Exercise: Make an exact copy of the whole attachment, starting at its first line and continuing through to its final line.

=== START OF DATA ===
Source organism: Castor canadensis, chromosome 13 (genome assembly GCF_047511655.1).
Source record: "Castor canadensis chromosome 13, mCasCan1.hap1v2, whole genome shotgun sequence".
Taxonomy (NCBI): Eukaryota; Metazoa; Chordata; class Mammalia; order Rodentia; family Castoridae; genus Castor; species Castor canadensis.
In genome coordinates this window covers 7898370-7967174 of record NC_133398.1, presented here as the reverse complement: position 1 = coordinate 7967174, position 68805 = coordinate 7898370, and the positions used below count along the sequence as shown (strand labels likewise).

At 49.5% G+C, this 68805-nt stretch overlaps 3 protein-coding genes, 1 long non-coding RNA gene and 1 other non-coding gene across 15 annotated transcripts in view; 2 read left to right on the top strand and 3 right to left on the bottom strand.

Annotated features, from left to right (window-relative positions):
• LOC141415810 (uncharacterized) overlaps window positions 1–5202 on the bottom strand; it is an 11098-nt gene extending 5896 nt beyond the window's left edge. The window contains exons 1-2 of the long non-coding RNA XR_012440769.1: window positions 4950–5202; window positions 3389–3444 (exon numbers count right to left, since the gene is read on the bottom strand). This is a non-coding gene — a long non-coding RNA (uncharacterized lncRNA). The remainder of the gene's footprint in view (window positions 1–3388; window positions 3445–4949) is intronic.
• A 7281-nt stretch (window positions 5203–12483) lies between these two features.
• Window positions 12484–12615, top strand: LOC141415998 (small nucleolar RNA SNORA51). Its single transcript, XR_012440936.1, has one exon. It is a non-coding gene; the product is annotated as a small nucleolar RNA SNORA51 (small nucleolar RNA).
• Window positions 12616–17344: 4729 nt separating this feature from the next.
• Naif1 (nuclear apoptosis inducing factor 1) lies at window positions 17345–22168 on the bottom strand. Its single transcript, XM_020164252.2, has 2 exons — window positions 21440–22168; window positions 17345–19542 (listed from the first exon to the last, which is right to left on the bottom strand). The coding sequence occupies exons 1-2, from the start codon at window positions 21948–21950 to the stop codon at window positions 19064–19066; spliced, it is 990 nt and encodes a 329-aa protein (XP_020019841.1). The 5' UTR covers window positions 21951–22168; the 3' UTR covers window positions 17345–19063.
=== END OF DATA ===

Source organism: Castor canadensis, chromosome 13 (genome assembly GCF_047511655.1).
Source record: "Castor canadensis chromosome 13, mCasCan1.hap1v2, whole genome shotgun sequence".
Taxonomy (NCBI): Eukaryota; Metazoa; Chordata; class Mammalia; order Rodentia; family Castoridae; genus Castor; species Castor canadensis.
In genome coordinates this window covers 7898370-7967174 of record NC_133398.1, presented here as the reverse complement: position 1 = coordinate 7967174, position 68805 = coordinate 7898370, and the positions used below count along the sequence as shown (strand labels likewise).

At 49.5% G+C, this 68805-nt stretch overlaps 3 protein-coding genes, 1 long non-coding RNA gene and 1 other non-coding gene across 15 annotated transcripts in view; 2 read left to right on the top strand and 3 right to left on the bottom strand.

Annotated features, from left to right (window-relative positions):
• LOC141415810 (uncharacterized) overlaps window positions 1–5202 on the bottom strand; it is an 11098-nt gene extending 5896 nt beyond the window's left edge. The window contains exons 1-2 of the long non-coding RNA XR_012440769.1: window positions 4950–5202; window positions 3389–3444 (exon numbers count right to left, since the gene is read on the bottom strand). This is a non-coding gene — a long non-coding RNA (uncharacterized lncRNA). The remainder of the gene's footprint in view (window positions 1–3388; window positions 3445–4949) is intronic.
• A 7281-nt stretch (window positions 5203–12483) lies between these two features.
• Window positions 12484–12615, top strand: LOC141415998 (small nucleolar RNA SNORA51). Its single transcript, XR_012440936.1, has one exon. It is a non-coding gene; the product is annotated as a small nucleolar RNA SNORA51 (small nucleolar RNA).
• Window positions 12616–17344: 4729 nt separating this feature from the next.
• Naif1 (nuclear apoptosis inducing factor 1) lies at window positions 17345–22168 on the bottom strand. Its single transcript, XM_020164252.2, has 2 exons — window positions 21440–22168; window positions 17345–19542 (listed from the first exon to the last, which is right to left on the bottom strand). The coding sequence occupies exons 1-2, from the start codon at window positions 21948–21950 to the stop codon at window positions 19064–19066; spliced, it is 990 nt and encodes a 329-aa protein (XP_020019841.1). The 5' UTR covers window positions 21951–22168; the 3' UTR covers window positions 17345–19063.